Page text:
February 27, 2015
Fox News Latino, 2/26/2015
Mexico is condemning the death of a Mexican immigrant in Texas who was killed this week during a confrontation with police.
The death – which comes less than two weeks after the police-involved shooting of a Mexican immigrant in Washington state – has heightened diplomatic tensions between the two countries.
The most recent death occurred February 20 outside Dallas. Grapevine Police were searching for a robbery suspect and encountered Rubén García Villalpando,31, in his pickup truck while he was in the parking lot of a shopping center. He led police on a short chase but then stopped his vehicle, emerged from the pickup and began approaching police officers with his arms up.
January 15, 2015
1/15/2015 International Business Time
To make it easier for immigrants to apply for U.S. work permits and driver’s licenses and to seek protection from deportation, the Mexican government on Thursday started issuing birth certificates to its citizens at 50 consulates in the United States, The Associated Press reported. The consulates can access data maintained by regional governments in Mexico and print the birth certificates on site. But some rural villages, where documents are not digitally recorded, may not be covered, a consul official said.
January 5, 2015
By Andrew Selee
On January 6, Presidents Enrique Peña Nieto and Barack Obama will meet at the White House in Washington to go over several points on the bilateral agenda. It’s the third visit that Pena Nieto makes to the United States, but his first to Washington, and it follows on two visits that Obama has made to Mexico for presidential discussions.
Both Presidents are facing difficult moments in their domestic agendas. Pena Nieto for reasons that are well-known, and Obama because he faces the inauguration of a Republican Congress on the same day. Yet there are at least four issues on the agenda between the Presidents that are critical for both countries.
September 23, 2014
09/14 By Juliana Kerr, Paul McDaniel and Melissa Guinan The Chicago Council on Global Affairs and the American Immigration Council
Elected and civic leaders throughout the Midwest are recognizing that they have a role to play in shaping immigration policy despite inaction at the federal level. Whether by launching programs to infuse the local economy with new talent or adopting strategies to socially integrate immigrants, there is an unprecedented commitment from local leaders understanding the importance of immigrant integration in the region. This report puts the range of Midwestern initiatives into context, offering a concise overview of state, city and metropolitan programs, as well as the robust non-governmental civic initiatives that sometimes operate alongside, or in place of, government-driven programs.
To read the report…
January 24, 2014
The New York Times, 01/23/2014
For Detroit, a city that has watched a population in free fall, officials have a new antidote: immigrants.
Gov. Rick Snyder of Michigan on Thursday announced plans to seek federal help in bringing 50,000 immigrants to the bankrupt city over five years as part of a visa program aimed at those with advanced degrees or exceptional abilities in science, business or the arts.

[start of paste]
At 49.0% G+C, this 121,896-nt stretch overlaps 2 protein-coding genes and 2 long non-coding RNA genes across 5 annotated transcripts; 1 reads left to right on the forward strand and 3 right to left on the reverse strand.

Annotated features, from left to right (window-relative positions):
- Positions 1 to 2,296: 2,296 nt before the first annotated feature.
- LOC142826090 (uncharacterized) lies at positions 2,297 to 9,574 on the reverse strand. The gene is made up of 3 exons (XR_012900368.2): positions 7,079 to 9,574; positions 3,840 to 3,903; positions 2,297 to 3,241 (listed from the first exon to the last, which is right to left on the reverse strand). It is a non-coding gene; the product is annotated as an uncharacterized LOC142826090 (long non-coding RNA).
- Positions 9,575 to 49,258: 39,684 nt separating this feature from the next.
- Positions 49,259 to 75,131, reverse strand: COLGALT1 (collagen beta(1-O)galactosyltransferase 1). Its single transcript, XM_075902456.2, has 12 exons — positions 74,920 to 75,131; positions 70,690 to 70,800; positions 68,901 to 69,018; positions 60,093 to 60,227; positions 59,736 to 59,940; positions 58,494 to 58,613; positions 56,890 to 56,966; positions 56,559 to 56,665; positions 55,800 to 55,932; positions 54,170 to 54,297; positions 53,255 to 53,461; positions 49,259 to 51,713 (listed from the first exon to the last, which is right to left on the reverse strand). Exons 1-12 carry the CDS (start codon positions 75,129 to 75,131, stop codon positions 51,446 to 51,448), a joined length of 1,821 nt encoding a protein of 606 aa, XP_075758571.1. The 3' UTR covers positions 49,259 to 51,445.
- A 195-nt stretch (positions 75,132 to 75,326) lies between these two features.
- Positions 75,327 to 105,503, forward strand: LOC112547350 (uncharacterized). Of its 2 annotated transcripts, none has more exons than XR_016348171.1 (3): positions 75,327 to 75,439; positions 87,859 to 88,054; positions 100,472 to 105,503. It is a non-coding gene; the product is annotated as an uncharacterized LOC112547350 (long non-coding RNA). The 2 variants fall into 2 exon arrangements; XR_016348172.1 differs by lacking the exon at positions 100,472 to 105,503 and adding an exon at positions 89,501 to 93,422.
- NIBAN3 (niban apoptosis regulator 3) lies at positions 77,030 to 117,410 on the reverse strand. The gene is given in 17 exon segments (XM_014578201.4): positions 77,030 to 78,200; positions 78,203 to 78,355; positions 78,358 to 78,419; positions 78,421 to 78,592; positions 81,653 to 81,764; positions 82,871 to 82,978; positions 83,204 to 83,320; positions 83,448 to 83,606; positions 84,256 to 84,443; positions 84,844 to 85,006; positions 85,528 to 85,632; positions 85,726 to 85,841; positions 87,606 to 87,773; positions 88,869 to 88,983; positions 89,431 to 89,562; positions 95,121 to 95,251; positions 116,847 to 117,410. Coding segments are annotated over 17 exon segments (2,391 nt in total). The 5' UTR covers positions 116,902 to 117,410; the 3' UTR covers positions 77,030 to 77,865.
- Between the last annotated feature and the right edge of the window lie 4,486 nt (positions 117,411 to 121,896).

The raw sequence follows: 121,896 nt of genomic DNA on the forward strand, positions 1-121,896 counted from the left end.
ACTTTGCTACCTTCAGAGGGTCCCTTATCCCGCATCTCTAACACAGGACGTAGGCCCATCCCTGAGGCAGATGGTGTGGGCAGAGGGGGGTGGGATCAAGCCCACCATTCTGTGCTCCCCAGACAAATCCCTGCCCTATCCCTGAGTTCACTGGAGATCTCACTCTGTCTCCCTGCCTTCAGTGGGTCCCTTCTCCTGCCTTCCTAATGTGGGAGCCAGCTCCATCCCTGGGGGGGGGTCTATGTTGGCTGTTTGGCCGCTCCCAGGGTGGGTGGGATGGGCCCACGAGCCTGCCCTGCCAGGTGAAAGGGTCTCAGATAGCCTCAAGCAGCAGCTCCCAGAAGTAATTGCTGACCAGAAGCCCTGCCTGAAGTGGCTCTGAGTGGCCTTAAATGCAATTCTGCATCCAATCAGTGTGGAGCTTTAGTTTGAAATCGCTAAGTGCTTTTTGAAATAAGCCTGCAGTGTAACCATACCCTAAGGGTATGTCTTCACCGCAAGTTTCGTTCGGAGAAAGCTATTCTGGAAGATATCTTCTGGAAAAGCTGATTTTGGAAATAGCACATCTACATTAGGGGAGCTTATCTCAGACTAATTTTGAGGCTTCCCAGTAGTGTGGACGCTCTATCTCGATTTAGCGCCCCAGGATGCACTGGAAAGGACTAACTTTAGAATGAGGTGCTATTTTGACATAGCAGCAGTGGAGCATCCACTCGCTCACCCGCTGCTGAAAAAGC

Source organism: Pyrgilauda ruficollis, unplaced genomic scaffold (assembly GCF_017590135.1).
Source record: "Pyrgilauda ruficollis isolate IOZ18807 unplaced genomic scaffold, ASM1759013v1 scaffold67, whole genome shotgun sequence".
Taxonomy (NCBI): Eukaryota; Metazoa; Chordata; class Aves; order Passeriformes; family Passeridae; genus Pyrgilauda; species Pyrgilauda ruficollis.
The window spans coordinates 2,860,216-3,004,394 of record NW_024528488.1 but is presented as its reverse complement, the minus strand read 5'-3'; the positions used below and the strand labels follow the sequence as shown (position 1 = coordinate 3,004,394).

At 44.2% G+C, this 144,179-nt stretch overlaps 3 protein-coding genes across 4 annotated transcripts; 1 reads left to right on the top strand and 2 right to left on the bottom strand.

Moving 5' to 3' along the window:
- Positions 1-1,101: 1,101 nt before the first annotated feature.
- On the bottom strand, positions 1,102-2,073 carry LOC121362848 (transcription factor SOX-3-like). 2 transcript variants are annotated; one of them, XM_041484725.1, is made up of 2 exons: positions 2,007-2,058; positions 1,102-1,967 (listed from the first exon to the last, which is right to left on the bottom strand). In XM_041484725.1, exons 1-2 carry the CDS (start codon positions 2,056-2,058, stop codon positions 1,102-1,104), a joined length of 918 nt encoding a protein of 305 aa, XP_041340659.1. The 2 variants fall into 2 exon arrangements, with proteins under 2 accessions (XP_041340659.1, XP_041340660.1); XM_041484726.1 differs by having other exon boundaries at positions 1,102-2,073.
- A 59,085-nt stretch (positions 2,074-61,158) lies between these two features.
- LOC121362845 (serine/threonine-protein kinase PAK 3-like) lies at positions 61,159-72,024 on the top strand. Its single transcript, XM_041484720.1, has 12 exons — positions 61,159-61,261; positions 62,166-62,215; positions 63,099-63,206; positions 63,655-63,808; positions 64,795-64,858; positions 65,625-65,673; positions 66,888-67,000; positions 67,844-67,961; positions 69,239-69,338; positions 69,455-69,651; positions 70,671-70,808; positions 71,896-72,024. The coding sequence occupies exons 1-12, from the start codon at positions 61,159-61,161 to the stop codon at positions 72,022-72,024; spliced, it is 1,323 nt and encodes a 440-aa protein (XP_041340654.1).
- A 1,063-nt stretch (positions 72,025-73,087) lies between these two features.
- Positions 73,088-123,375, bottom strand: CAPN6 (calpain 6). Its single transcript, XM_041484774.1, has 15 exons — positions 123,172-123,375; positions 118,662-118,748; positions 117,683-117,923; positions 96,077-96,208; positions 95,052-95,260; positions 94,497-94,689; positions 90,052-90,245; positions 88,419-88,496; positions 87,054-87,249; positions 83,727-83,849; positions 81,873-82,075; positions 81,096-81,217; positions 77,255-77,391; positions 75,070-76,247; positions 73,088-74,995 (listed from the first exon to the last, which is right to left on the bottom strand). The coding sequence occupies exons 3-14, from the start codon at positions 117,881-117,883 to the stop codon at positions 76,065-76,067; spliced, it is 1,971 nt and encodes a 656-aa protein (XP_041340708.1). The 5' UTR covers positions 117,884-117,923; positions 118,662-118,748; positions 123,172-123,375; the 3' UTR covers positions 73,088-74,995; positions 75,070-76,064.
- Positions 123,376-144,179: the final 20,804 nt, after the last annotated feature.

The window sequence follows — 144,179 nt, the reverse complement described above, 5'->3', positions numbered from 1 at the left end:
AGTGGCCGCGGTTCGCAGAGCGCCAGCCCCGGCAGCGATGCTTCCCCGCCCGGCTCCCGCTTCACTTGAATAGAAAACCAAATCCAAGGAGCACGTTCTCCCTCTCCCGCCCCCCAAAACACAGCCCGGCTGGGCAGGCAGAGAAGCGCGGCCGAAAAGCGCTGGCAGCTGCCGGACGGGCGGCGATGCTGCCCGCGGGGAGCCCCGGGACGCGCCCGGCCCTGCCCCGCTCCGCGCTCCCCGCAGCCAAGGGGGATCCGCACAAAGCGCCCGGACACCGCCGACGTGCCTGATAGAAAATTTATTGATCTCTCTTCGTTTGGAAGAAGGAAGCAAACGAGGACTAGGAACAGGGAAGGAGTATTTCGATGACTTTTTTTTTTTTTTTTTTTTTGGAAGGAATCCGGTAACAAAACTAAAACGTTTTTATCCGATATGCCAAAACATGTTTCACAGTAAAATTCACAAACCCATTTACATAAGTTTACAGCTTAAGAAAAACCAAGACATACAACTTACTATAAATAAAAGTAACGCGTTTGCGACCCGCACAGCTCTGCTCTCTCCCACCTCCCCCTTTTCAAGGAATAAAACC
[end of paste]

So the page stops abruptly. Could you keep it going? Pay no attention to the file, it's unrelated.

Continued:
Under the plan, which is expected to be formally submitted to federal authorities soon, immigrants would be required to live and work in Detroit, a city that has fallen to 700,000 residents from 1.8 million in the 1950s.
January 22, 2014
The New York Times, 01/21/2014
Immigrants coming to the United States increasingly face a distinctive choice: Live in Red America, where laws clamping down on services to those in the country illegally are winning support, or Blue America, where life is a little easier for them. Comprehensive immigration reform languishes amid partisan sniping on Capitol Hill. But Republicans and Democrats in 45 state legislatures around the country have taken decisive action in the last year to revise their own laws relating to immigration, and how their states treat illegal immigrants.
“We are still waiting for the federal government to fix the immigration system,” said Washington State Rep. Sharon Tomiko Santos (D), the co-chair of the National Conference of State Legislatures’ immigration task force. “States are doing the best we can with the tools we have available to us. State legislators face fiscal challenges in education, health and law enforcement. To do nothing is not an option.”
Despite the congressional inaction, both Republicans and Democrats have taken steps in response to the federal government. Republican-controlled states acted to tighten immigration laws in response to a 2012 Supreme Court decision that struck down some law enforcement elements of Arizona’s controversial Senate Bill 1070. A handful of Democratic-controlled states acted after the Department of Homeland Security said it would offer a temporary reprieve, and permission to work, to low-priority illegal immigrants.
January 16, 2014
The Los Angeles Times, 01/15/2013
Immigrants facing deportation are increasingly likely to have their cases dismissed because of mitigating factors such as having U.S. citizen children, according to an analysis by researchers at Syracuse University.
In some courts, at least 20% of case closures involved prosecutorial discretion. Of the roughly 35,000 cases closed in Los Angeles over the last two years, nearly 24% were prosecutorial discretion cases.